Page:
One fact is overlooked in citing this as evidence for Christian non-resistance or passivity… Christians were a persecuted sect within Rome in this period. For a Christian to enjoin military service would involve, at best, a hiding of faith, most likely a renouncement of Christian faith altogether. Further, since Christians were being persecuted by Rome it would be a violation of conscience and Christian ethic to participate in the death of brothers and sisters in Christ. Roman law exempted Jews from military service in the times of Christ. Certainly, given the number of traditions found difficult in the NT era for Jewish believers to abandon, it does not go without reason to see merit in the possibility of Christians not enjoining military service in a mistaken perception of a conflict of faith due to their Jewish heritage. Further, due to persecution and the urgency of the Gospel commission, Christians were scattered abroad and more concerned with survival and evangelism than a military career, given the first century expectation of the imminent return of the Lord. Since Rome, and, subsequently, Rome’s army, were pagan, there would have been a number of practices found within the army life which would have been unappealing to Christian life values. This is not to say it would have been impossible for a Christian to be in the military without violating matters of faith and conscience, rather, it is to note the great difficulty with which a Christian could maintain faith in such conditions. Without doubt, given our cultural dynamic, the same could be said of American military service, yet, many Christians serve with distinction while remaining untarnished by such immoral practices. I suggest a number of factors would have reduced the probability of Christians serving in the military in early Christian history, however, the use of deadly force would not have been a reason for their exclusion of service. Although it may be true there is little evidence, especially presented by historians, for Christian military service in early history, there is likewise little condemnation by early historians for such practices. And, again, early historians are non-inspired and non-authoritative in terms of faith and practice.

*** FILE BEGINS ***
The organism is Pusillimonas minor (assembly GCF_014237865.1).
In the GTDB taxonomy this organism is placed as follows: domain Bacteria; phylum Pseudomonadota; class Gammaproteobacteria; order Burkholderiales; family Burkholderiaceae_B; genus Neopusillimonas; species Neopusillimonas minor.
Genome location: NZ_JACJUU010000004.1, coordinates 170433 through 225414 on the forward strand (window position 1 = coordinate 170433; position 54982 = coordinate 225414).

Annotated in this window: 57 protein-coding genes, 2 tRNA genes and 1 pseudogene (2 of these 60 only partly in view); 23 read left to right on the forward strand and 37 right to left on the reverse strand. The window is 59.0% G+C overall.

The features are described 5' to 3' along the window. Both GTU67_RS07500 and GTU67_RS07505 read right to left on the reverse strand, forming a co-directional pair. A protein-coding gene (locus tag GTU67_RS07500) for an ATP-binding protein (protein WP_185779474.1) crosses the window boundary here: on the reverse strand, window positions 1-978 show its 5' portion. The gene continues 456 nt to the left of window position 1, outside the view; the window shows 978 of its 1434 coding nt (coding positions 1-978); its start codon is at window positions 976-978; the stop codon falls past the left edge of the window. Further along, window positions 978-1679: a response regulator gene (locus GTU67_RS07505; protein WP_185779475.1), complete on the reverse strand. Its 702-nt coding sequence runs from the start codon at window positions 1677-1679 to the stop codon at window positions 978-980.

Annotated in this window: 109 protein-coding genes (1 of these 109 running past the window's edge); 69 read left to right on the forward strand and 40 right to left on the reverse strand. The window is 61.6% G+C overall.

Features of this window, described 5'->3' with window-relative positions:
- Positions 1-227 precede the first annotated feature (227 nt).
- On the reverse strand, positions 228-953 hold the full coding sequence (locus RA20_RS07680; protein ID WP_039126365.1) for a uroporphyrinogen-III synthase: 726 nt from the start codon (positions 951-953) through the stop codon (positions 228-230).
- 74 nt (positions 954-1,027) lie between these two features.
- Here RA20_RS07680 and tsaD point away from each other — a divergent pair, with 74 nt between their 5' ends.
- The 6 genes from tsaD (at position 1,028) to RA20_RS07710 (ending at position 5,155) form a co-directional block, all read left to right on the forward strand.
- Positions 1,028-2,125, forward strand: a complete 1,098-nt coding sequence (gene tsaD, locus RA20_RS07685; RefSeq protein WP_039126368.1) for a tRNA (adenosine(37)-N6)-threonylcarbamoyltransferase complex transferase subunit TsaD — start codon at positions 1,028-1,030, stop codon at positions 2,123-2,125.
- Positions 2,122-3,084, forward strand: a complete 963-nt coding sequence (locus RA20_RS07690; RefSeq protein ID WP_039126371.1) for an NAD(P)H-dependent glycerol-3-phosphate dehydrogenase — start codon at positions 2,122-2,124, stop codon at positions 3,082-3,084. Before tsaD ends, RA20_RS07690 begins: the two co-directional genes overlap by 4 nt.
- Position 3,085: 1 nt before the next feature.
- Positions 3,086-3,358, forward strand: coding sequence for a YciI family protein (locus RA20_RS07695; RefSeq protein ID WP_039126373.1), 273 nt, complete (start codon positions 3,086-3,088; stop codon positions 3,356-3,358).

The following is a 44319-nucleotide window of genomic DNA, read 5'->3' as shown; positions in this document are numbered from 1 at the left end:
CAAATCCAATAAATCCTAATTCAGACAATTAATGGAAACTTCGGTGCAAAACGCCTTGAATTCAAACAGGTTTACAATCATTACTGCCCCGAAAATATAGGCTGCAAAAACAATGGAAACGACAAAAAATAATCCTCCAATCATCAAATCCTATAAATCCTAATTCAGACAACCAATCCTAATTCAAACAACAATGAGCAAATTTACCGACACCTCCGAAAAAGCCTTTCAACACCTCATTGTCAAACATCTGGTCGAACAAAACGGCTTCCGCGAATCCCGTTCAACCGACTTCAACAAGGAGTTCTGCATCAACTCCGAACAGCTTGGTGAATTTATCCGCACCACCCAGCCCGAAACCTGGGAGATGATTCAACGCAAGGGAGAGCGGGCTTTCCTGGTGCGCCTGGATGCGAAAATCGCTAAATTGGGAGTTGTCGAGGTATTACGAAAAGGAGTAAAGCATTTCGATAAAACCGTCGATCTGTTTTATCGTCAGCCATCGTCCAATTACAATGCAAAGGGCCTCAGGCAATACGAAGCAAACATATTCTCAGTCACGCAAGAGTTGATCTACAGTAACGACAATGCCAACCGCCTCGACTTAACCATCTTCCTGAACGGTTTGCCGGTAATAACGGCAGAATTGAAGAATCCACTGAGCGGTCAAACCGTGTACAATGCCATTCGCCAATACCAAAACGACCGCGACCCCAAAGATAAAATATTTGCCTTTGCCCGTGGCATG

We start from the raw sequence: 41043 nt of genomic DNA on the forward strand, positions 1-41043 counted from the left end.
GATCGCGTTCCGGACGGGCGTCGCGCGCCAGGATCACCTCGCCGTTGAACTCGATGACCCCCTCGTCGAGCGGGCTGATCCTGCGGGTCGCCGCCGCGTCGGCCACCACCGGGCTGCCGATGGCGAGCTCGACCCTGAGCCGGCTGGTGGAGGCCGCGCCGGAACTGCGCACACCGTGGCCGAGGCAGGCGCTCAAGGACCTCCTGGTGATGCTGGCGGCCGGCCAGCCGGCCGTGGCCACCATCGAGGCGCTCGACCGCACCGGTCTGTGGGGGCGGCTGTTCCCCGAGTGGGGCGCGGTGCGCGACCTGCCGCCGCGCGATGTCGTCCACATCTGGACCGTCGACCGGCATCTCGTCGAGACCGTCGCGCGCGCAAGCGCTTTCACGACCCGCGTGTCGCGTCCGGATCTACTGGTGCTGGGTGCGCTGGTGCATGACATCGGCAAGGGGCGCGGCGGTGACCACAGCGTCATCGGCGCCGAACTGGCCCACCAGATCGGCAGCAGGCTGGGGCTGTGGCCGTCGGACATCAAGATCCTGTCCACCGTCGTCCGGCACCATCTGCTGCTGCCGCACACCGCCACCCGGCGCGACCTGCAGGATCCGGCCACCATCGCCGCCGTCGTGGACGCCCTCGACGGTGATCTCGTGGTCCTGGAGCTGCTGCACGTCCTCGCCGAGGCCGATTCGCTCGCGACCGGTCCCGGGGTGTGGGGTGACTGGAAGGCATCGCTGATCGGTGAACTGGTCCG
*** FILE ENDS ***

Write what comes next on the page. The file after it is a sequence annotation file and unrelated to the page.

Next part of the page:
In a further appeal to history for passivity and non-resistance, an article by Don Murphy (Spirituality Today, Spring 1986) entitled “Can a Christian Be a Pacifist?”, cites several examples of early century historians. However, the careful reader notices flaws in such an appeal as a final basis for sound understanding of Christian practice. Murphy’s article is available for download as a pdf copy by clicking HERE. Although early practice of believers is good to know, we must be cautious not to place undue authority in their practice alone. Many well meaning believers were caught up in practices and traditions in early Christian history which are not to be perceived as an authoritative model for practice. The final authority is Scripture.